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The end of OAG?

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#1 vpcirc

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Posted 12 October 2013 - 01:15 PM

I watched the president of SBIG demonstrate a revolution in a new guiding technology last night at AIC. Using the benefit of a wide field guide scope and the generation of an artificial star in the imaging train, the system measures changes in movements between the two to send guiding corrections. By eliminating mirror issues, this seems like very promising new tech to end the pain of OAG and rotators for reflector systems. They are also working on multi star guiding! SBIG has become my new favorite Astro company. It seems this system will be released in the very near future.

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#2 Footbag

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Posted 12 October 2013 - 01:20 PM

I watched the president of SBIG demonstrate a revolution in a new guiding technology last night at AIC. Using the benefit of a wide field guide scope and the generation of an artificial star in the imaging train, the system measures changes in movements between the two to send guiding corrections. By eliminating mirror issues, this seems like very promising new tech to end the pain of OAG and rotators for reflector systems. They are also working on multi star guiding! SBIG has become my new favorite Astro company. It seems this system will be released in the very near future.


Wow. The artificial star idea sounds very smart. I've always wondered about multi-star guiding as well. Thanks for sharing the info.

#3 vpcirc

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Posted 12 October 2013 - 01:21 PM

They're saying it will be announced within the next month

#4 Tapio

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Posted 12 October 2013 - 01:25 PM

Don't quite get it.
Looked at SBIG site and there was only "Sorry, there are no products at this time" in Differential Guiding.
Does this eliminate differential flexure using separate guide scope ?

#5 vpcirc

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Posted 12 October 2013 - 01:27 PM

Yes, no flexure

#6 mattw

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Posted 12 October 2013 - 01:52 PM

Very cool, thanks for posting. While I love my OAG for it's nice round stars, if I could forgo the rotator/OAG, and still avoid flexure, I would be sold.

#7 andysea

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Posted 12 October 2013 - 02:24 PM

That sounds very interesting! I don't quite understand how it works but I can't wait to learn all about it!

How is the artificial star generated?

#8 orion69

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Posted 12 October 2013 - 02:27 PM

So if I'm understanding this correctly they are measuring difference in position between artificial star and the actual guiding star in guide scope?
In another words they added another device to guiding scope just to accomplish same quality of guiding you would normally get from any OAG? ;)

#9 Rick J

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Posted 12 October 2013 - 03:05 PM

They've been "coming out" with this for several years now. I remember hearing it was only months away at least two years ago. Maybe this time they mean it. Sounds like there were more technical hurdles than they expected.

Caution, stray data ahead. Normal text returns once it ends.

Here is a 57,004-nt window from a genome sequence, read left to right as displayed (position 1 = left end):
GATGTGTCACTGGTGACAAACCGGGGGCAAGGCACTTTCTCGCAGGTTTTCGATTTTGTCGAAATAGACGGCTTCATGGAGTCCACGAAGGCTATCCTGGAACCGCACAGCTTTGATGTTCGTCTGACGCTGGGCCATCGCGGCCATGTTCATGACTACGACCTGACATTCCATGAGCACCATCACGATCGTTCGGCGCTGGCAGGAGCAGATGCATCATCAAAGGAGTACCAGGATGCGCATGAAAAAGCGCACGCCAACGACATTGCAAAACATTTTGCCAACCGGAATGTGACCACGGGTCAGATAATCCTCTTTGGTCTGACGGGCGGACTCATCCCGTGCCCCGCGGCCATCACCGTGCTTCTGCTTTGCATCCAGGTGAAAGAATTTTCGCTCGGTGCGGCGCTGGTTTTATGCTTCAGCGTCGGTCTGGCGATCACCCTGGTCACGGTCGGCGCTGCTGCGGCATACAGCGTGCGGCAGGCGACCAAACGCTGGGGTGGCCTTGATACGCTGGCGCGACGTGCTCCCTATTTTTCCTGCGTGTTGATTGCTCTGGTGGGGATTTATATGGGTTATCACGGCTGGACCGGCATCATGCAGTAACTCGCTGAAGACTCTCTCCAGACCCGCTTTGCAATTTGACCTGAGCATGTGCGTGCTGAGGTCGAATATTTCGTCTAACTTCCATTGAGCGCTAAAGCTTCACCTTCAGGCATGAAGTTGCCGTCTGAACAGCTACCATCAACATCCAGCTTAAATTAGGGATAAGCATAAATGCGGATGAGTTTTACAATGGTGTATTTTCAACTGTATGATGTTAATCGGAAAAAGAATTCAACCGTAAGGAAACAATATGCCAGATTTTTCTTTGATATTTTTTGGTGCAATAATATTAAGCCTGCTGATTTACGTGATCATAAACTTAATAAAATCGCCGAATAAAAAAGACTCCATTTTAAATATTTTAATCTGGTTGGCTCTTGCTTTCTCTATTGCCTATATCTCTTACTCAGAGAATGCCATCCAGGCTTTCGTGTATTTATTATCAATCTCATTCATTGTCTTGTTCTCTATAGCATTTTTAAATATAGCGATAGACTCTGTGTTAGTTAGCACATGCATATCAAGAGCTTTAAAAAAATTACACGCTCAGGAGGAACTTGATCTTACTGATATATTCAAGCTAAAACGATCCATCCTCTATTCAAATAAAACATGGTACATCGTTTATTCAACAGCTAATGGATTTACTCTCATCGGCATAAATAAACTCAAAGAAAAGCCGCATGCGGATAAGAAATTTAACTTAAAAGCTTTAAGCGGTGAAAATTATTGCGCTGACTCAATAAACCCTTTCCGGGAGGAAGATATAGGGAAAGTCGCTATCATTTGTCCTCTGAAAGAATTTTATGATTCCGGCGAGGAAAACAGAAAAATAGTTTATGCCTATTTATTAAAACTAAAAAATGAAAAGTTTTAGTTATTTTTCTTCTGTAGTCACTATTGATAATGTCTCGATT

There are some things a OAG can't handle, tracking a comet for instance as it is in the field of view. True there is now a guider that can do that but it only works with chips smaller than Mike or I use. While the Paramount will track a NEO making a pass it does so based on its velocity at the start of the image run. With very close ones this is not good enough as the velocity changes too much even in 30 minutes time such that by the end of the run the asteroid is making short trails. This system could eliminate this issue. NEOs are usually bright enough to be seen in a guide scope at closest approach when this becomes an issue for me.

It will be interesting to see how well it lives up to its billing when it finally does come out. I'll be waiting for their reports before considering it however. Often takes a year or so to get complex things like this ready for prime time. No matter how much testing is done it seems users find glitches no tester came across.

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#10 vpcirc

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Posted 12 October 2013 - 03:06 PM

I'll see if they have a flyer and scan it

#11 andysea

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Posted 12 October 2013 - 03:41 PM

Thanks Mike! Keep us posted.

#12 vpcirc

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Posted 12 October 2013 - 07:48 PM

Sorry, no documentation, but everyone there said within the next 30 days it will be released. They were talking to Planewave about adapting it to each of their OTA's. It looked operational and I don't think they would of been highlighting it if it wasn't a reality. No commitment was made on multistar guiding that I heard.

#13 jaddbd

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Posted 12 October 2013 - 08:10 PM

Is that the "differential guiding" that they have been working on for a while?

Not sure if this is what they are talking about actually becoming a reality.

Here is a blurb:

Differential Guiding: SBIG has a patent pending on a new guiding technique using an artificial guide star. Although artificial stars are used in a variety of techniques on professional telescopes, the SBIG technique is somewhat different and easy to implement on amateur scopes. An artificial star is created near the focal plane of the imaging CCD and an image of this star is retro-reflected into a separate guide scope. By using one real star in the FOV of the guide scope and the artificial star image reflected from the main scope, the difference in separation caused by telescope pointing errors is used to make the corrections to the telescope drive. There is no problem with differential deflection and a single CCD external guider can be used to monitor both the real and artificial guide stars. The artificial star image is not seen by the imaging CCD.

and a diagram.

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#14 jaddbd

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Posted 12 October 2013 - 08:12 PM

And another...

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#15 vpcirc

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Posted 12 October 2013 - 08:54 PM

Yep that's what they said will be ready in 30 days

#16 Iver